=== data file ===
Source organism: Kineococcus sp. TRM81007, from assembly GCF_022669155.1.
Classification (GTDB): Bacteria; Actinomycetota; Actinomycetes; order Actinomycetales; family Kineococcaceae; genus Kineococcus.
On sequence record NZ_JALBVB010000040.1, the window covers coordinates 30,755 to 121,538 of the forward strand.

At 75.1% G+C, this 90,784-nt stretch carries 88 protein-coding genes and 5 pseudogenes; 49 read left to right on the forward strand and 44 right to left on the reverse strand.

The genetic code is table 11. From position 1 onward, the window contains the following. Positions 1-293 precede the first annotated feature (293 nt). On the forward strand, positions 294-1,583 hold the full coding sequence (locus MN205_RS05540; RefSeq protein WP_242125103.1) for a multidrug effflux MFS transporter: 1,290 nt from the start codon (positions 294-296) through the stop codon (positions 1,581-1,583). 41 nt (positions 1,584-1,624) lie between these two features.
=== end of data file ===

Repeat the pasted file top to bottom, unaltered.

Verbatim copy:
Source organism: Kineococcus sp. TRM81007, from assembly GCF_022669155.1.
Classification (GTDB): Bacteria; Actinomycetota; Actinomycetes; order Actinomycetales; family Kineococcaceae; genus Kineococcus.
On sequence record NZ_JALBVB010000040.1, the window covers coordinates 30,755 to 121,538 of the forward strand.

At 75.1% G+C, this 90,784-nt stretch carries 88 protein-coding genes and 5 pseudogenes; 49 read left to right on the forward strand and 44 right to left on the reverse strand.

The genetic code is table 11. From position 1 onward, the window contains the following. Positions 1-293 precede the first annotated feature (293 nt). On the forward strand, positions 294-1,583 hold the full coding sequence (locus MN205_RS05540; RefSeq protein WP_242125103.1) for a multidrug effflux MFS transporter: 1,290 nt from the start codon (positions 294-296) through the stop codon (positions 1,581-1,583). 41 nt (positions 1,584-1,624) lie between these two features.